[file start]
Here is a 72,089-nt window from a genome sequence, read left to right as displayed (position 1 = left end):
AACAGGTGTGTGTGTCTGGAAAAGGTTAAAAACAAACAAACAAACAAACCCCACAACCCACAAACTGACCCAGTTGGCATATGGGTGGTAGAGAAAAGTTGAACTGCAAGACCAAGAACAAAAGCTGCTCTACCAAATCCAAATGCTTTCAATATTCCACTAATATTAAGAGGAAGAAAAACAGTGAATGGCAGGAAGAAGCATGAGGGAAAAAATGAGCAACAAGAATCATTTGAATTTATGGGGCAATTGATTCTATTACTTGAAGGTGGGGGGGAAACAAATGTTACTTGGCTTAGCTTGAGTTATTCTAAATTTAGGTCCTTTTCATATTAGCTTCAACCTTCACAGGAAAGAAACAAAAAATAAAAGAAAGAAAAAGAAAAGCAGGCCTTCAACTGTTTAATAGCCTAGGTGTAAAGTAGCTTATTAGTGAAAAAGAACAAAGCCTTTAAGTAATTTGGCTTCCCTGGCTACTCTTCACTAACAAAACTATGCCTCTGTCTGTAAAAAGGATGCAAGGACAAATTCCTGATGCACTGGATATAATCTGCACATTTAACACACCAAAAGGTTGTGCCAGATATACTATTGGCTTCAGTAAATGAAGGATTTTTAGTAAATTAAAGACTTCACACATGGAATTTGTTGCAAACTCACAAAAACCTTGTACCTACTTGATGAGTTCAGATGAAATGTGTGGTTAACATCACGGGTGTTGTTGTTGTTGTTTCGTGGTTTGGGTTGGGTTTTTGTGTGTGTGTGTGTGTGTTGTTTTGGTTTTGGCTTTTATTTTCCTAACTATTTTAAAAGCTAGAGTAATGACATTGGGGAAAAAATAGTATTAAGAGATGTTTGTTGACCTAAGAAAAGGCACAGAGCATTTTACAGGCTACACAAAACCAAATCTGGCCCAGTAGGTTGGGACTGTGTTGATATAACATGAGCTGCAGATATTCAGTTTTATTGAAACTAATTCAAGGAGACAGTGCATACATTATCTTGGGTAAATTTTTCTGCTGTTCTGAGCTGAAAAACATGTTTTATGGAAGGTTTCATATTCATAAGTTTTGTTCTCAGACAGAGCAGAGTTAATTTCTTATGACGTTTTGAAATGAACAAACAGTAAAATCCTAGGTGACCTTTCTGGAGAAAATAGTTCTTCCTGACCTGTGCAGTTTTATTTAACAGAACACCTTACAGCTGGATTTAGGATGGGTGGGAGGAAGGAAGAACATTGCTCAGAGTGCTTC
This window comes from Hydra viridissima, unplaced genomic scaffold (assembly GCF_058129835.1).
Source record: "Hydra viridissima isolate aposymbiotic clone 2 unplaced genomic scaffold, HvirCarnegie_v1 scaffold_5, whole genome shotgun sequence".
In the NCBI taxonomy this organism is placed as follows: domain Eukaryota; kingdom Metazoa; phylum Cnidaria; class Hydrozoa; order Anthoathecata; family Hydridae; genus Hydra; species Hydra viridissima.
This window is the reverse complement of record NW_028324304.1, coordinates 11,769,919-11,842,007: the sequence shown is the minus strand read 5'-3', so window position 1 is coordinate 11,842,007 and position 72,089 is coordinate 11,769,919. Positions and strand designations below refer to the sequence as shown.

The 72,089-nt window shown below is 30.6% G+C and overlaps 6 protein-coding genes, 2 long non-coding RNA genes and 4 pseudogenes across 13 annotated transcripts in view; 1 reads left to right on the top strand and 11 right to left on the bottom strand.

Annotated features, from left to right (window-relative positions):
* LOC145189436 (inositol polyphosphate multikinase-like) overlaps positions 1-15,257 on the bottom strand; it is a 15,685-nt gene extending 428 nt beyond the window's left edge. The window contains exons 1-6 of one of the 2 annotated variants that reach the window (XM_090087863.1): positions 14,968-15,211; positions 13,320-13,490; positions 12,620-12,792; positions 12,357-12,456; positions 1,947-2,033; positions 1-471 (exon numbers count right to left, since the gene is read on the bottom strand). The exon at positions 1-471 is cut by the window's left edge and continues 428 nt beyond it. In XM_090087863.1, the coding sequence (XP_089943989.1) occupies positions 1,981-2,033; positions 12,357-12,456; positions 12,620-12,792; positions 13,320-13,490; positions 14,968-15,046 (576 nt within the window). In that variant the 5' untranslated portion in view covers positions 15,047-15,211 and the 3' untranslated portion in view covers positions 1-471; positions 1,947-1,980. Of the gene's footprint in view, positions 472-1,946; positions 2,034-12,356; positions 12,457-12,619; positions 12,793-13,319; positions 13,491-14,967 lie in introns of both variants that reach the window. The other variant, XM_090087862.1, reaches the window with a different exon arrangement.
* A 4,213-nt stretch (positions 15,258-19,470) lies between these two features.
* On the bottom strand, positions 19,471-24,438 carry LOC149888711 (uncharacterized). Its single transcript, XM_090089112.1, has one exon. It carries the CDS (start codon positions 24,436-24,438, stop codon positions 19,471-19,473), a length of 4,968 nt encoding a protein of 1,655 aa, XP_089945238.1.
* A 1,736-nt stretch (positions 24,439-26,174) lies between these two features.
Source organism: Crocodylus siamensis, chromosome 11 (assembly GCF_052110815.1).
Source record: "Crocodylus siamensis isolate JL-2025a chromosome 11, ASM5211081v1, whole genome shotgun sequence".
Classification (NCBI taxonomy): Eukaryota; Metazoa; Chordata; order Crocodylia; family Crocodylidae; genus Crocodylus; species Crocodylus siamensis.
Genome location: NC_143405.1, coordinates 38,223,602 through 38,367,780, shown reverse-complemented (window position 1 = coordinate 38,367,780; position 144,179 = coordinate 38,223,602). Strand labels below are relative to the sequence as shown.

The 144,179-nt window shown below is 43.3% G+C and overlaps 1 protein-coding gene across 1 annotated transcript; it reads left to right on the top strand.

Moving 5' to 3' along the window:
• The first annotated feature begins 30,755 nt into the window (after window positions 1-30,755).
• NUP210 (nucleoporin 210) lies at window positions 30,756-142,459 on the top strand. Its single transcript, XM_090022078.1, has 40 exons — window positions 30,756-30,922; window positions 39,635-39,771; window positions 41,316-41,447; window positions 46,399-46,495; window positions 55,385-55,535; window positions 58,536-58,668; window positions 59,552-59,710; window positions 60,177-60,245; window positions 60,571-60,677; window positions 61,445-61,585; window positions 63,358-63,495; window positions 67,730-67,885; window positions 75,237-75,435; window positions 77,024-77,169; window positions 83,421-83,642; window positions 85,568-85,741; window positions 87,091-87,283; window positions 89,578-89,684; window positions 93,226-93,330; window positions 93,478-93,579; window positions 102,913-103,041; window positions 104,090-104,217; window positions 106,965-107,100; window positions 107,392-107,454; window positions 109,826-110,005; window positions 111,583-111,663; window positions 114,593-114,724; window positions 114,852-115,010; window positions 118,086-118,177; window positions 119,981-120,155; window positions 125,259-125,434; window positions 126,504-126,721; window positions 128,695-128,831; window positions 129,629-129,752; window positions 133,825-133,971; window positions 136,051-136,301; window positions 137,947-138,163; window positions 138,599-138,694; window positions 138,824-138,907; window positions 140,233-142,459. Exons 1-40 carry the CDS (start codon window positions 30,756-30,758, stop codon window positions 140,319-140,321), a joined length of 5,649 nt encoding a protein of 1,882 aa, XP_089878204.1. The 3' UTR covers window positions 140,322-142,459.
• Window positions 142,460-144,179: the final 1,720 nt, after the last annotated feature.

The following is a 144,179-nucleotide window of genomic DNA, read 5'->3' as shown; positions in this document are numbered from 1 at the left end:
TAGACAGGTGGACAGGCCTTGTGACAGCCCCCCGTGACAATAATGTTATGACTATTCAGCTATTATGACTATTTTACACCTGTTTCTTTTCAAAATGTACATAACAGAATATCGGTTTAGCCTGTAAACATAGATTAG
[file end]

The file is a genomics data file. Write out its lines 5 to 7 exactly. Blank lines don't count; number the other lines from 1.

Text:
In the NCBI taxonomy this organism is placed as follows: domain Eukaryota; kingdom Metazoa; phylum Cnidaria; class Hydrozoa; order Anthoathecata; family Hydridae; genus Hydra; species Hydra viridissima.
This window is the reverse complement of record NW_028324304.1, coordinates 11,769,919-11,842,007: the sequence shown is the minus strand read 5'-3', so window position 1 is coordinate 11,842,007 and position 72,089 is coordinate 11,769,919. Positions and strand designations below refer to the sequence as shown.

The 72,089-nt window shown below is 30.6% G+C and overlaps 6 protein-coding genes, 2 long non-coding RNA genes and 4 pseudogenes across 13 annotated transcripts in view; 1 reads left to right on the top strand and 11 right to left on the bottom strand.